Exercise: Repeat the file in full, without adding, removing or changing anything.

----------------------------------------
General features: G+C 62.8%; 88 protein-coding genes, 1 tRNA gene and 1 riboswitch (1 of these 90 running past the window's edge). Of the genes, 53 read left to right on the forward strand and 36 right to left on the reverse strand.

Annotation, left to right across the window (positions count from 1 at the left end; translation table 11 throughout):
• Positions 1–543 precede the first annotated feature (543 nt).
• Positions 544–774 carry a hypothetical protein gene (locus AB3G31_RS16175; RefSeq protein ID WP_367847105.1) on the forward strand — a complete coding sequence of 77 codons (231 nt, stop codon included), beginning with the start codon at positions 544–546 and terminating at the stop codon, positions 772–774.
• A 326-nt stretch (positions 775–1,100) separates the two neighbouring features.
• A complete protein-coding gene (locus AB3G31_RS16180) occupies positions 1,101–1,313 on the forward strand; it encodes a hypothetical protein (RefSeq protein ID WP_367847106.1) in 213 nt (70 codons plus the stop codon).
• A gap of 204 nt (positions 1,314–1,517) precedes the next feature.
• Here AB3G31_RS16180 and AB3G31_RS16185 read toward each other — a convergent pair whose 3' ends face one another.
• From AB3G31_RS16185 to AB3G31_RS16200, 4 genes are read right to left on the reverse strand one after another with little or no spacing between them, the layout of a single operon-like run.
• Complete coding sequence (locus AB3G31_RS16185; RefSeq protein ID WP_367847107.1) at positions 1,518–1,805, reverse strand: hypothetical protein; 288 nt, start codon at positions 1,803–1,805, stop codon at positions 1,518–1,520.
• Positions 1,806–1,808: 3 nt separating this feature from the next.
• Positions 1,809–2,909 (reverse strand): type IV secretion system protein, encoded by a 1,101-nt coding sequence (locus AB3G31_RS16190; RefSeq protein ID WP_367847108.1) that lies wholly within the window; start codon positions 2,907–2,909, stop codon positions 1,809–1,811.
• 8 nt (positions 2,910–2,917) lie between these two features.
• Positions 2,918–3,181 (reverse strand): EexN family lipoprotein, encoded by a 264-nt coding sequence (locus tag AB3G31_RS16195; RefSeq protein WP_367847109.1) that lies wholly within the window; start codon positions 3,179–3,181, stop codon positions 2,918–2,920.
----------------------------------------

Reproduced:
General features: G+C 62.8%; 88 protein-coding genes, 1 tRNA gene and 1 riboswitch (1 of these 90 running past the window's edge). Of the genes, 53 read left to right on the forward strand and 36 right to left on the reverse strand.

Annotation, left to right across the window (positions count from 1 at the left end; translation table 11 throughout):
• Positions 1–543 precede the first annotated feature (543 nt).
• Positions 544–774 carry a hypothetical protein gene (locus AB3G31_RS16175; RefSeq protein ID WP_367847105.1) on the forward strand — a complete coding sequence of 77 codons (231 nt, stop codon included), beginning with the start codon at positions 544–546 and terminating at the stop codon, positions 772–774.
• A 326-nt stretch (positions 775–1,100) separates the two neighbouring features.
• A complete protein-coding gene (locus AB3G31_RS16180) occupies positions 1,101–1,313 on the forward strand; it encodes a hypothetical protein (RefSeq protein ID WP_367847106.1) in 213 nt (70 codons plus the stop codon).
• A gap of 204 nt (positions 1,314–1,517) precedes the next feature.
• Here AB3G31_RS16180 and AB3G31_RS16185 read toward each other — a convergent pair whose 3' ends face one another.
• From AB3G31_RS16185 to AB3G31_RS16200, 4 genes are read right to left on the reverse strand one after another with little or no spacing between them, the layout of a single operon-like run.
• Complete coding sequence (locus AB3G31_RS16185; RefSeq protein ID WP_367847107.1) at positions 1,518–1,805, reverse strand: hypothetical protein; 288 nt, start codon at positions 1,803–1,805, stop codon at positions 1,518–1,520.
• Positions 1,806–1,808: 3 nt separating this feature from the next.
• Positions 1,809–2,909 (reverse strand): type IV secretion system protein, encoded by a 1,101-nt coding sequence (locus AB3G31_RS16190; RefSeq protein ID WP_367847108.1) that lies wholly within the window; start codon positions 2,907–2,909, stop codon positions 1,809–1,811.
• 8 nt (positions 2,910–2,917) lie between these two features.
• Positions 2,918–3,181 (reverse strand): EexN family lipoprotein, encoded by a 264-nt coding sequence (locus tag AB3G31_RS16195; RefSeq protein WP_367847109.1) that lies wholly within the window; start codon positions 3,179–3,181, stop codon positions 2,918–2,920.